1.) The Kelly Richardson survey at the Albright-Knox Art Gallery has many good moments, but none are better than walking into Mariner 9 (2012), the UK-based Richardson’s biggest, newest work. For about 15 minutes I watched people walk in and then suddenly stop, as if they’d collided with a pane of glass. Mariner 9 is a significant work: Its mix of fantasy, history, faux-history, and data-driven construction give artists who are interested in landscape and man’s impact on the planet(s) a lot to think about. And it’s effin’ rad.
2.) Richardson’s A Car Stopped at a Stopsign In the Middle of Nowhere, In Front of a Landscape (2001) recalls the way Eadweard Muybridge, Alexander Gardner and other 19th-century photographers added clouds to their landscapes. With a different technology, Richardson does too.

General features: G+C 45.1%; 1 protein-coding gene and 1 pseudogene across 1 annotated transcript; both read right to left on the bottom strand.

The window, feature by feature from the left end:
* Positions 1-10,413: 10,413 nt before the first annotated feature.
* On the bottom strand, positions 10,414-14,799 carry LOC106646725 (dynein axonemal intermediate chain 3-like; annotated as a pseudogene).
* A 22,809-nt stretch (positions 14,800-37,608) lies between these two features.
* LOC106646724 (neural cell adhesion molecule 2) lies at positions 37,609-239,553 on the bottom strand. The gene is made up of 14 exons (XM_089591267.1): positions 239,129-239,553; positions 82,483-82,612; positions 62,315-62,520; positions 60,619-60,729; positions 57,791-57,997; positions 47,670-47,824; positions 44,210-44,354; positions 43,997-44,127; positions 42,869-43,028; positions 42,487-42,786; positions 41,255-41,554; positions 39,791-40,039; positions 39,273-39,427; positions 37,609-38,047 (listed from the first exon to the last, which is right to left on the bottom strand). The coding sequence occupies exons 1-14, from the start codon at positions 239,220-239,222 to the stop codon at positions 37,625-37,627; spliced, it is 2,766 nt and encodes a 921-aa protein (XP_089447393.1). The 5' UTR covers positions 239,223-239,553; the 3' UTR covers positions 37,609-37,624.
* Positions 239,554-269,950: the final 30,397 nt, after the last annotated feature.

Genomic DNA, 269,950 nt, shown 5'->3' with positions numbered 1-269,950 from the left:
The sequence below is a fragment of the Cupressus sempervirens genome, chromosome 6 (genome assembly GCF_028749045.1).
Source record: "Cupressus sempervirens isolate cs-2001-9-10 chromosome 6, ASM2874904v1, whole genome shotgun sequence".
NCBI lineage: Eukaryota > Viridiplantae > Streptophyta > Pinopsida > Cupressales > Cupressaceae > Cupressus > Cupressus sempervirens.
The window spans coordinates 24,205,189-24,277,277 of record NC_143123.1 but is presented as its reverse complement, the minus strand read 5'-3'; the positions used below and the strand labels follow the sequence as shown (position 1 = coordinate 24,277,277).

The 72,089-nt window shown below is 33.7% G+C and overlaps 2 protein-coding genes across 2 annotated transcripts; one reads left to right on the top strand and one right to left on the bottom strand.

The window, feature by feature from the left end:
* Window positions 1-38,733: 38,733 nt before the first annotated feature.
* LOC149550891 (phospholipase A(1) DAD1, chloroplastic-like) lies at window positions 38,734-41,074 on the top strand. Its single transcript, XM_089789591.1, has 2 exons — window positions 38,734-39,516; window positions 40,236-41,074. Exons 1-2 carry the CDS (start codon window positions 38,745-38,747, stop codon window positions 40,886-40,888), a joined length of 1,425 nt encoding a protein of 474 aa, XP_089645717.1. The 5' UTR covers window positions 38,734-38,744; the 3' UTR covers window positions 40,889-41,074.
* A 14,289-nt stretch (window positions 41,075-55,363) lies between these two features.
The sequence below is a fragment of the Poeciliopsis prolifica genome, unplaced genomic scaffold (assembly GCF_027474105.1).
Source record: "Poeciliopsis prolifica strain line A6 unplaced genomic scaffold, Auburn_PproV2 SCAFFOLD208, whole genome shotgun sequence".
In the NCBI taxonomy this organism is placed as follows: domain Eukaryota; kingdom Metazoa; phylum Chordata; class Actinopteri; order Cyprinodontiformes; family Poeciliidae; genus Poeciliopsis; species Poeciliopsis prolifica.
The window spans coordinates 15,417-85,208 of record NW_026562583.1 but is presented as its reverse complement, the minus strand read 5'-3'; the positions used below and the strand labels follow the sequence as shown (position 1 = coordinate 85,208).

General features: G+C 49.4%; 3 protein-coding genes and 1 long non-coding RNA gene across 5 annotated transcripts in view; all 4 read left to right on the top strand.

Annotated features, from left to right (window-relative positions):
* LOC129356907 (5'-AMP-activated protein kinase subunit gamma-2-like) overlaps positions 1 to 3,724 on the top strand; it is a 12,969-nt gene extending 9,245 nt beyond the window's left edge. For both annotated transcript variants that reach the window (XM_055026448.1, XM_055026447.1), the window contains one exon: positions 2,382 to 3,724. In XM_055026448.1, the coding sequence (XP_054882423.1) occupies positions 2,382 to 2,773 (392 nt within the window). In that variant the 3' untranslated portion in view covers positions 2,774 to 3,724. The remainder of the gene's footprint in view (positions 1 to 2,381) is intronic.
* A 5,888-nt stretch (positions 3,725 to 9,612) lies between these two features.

3.) The Albright is also featuring a small, Harwood-sourced show of work Agnes Martin made in Taos between 1947 and 1957, the years in which she worked through a biomorphism-inflected abstraction. The show’s works on paper are more interesting than the early paintings, with the exception of the untitled ca. 1957 work above. It looks like a key transitional work, like Martin’s version of Mark Rothko’s 1949 canvases.
4.) Rachel Whiteread’s Untitled (Domestic) (2002), which the A-K co-owns with the Carnegie Museum of Art, in a big, airy, Edward B. Green-designed entry gallery? Oh yes. A special, special installation.